During its June meeting, Escambia County School Board approved changing the name to the George Stone Area Vocational–Technical Center to George Stone Technical College.
According to a district announcement, officials hope the new name will better identify its mission so that more parents of high school graduates will realize the opportunities the institution provides for career preparation after high school. Based on its name, some parents often do not seriously consider GSTC a valuable post-secondary option for their high school graduates. Many people don’t realize the facility is an attractive opportunity for students who may not want the traditional college education.
The facility offers 22 career and technical programs, from cybersecurity and firefighter/EMT to culinary arts and cosmetology. Officials believe that in order to boost awareness and enrollment at GSTC, a name change was needed.
The name change coincides with a statewide movement. Escambia County is the 40th of the 48 school districts that offer adult education and training centers to add “technical college” to its name.
“These technical colleges saw a five to fifteen percent enrollment increase in the first year after changing their names,” said TJ Rollins, GSTC principal. The facility, located at 2400 Longleaf Drive, is currently enrolling students for summer and fall terms.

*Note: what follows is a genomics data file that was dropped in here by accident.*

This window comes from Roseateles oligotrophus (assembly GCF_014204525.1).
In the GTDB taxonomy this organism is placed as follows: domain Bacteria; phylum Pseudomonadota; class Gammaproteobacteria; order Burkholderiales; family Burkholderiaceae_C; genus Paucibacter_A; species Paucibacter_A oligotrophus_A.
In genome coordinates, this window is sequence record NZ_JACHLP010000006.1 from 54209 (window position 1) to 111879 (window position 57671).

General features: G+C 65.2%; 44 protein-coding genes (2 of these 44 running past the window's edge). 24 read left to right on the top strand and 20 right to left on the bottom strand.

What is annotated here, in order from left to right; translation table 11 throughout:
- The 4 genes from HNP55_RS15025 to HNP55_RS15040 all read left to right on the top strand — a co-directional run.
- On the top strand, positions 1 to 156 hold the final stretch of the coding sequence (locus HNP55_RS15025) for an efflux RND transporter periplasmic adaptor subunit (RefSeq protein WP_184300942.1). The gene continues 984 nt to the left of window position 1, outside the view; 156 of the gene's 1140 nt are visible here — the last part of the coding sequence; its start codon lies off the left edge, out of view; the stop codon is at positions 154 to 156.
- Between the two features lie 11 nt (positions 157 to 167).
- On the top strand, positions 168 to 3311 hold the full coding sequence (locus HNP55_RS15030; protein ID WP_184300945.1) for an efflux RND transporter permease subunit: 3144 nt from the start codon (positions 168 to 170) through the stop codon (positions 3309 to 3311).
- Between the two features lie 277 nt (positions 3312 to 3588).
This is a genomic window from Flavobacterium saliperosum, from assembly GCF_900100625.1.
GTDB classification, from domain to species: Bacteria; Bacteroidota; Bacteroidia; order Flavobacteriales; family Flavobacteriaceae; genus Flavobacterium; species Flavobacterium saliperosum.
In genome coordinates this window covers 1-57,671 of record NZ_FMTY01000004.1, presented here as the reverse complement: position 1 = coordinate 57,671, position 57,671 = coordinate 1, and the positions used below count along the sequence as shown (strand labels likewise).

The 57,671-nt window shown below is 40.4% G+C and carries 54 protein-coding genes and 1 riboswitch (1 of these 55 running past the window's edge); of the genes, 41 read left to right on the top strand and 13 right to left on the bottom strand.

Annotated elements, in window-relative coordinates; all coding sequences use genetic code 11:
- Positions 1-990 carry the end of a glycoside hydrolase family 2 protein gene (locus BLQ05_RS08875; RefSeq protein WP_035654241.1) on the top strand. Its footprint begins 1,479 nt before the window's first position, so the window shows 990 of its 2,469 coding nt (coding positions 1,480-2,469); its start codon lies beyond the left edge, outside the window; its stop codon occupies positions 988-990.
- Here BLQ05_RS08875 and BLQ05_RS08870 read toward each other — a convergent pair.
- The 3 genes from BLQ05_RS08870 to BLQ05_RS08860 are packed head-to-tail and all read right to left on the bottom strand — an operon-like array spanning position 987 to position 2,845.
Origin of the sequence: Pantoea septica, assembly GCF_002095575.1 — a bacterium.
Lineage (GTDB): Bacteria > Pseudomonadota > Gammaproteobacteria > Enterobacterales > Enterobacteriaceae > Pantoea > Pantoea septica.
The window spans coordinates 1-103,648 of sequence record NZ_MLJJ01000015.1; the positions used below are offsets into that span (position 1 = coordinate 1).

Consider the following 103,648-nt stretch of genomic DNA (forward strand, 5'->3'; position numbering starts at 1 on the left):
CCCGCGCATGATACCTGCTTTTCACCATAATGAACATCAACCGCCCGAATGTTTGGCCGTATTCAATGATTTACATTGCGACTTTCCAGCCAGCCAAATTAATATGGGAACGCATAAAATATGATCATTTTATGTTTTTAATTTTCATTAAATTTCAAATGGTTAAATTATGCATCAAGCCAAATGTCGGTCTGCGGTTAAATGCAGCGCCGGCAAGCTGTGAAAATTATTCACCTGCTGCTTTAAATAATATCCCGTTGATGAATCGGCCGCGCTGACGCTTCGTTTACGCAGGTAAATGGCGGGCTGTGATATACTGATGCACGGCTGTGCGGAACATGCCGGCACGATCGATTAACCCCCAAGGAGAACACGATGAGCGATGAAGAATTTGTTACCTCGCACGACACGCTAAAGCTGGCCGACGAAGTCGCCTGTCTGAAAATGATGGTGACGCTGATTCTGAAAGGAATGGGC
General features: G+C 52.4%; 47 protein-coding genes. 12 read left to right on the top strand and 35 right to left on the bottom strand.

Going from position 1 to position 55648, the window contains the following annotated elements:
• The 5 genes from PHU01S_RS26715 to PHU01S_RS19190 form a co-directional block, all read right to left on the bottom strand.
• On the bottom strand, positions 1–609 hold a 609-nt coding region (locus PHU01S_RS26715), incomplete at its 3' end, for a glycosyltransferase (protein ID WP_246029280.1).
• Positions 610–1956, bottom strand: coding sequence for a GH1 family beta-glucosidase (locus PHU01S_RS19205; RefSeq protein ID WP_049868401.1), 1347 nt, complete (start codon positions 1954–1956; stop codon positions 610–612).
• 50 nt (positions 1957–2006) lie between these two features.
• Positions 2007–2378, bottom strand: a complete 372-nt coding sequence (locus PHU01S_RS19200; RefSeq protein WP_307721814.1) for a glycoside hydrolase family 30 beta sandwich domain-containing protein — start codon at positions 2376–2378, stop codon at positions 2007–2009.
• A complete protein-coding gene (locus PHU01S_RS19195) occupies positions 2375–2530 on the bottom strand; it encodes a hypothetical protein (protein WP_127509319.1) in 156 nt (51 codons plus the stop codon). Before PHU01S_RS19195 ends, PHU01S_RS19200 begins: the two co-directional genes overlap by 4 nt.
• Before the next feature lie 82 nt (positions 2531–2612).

“The change will improve visibility, recognition and acceptability of the school as a viable post-secondary option for high school graduates and for other citizens of the Escambia County region,” according to the district’s Workforce Education Director, Michelle Taylor.
Taylor said it will cost roughly $15,000 to change signs, business cards, letterhead and other materials. The name change comes at the time of year that materials are typically printed annually.
George Stone Technical College’s vision is “to serve the community as the premier provider of career and technical education by preparing individuals for rewarding careers and to provide businesses with a highly skilled workforce.” Its mission is to provide quality academic, career, and technical education opportunities for all learners through instruction that integrates rigor, relevance, and relationships.
The educational institution began in Escambia County in 1968 and was named after Florida Congressman George Stone, an avid supporter of vocational education in the Florida legislature.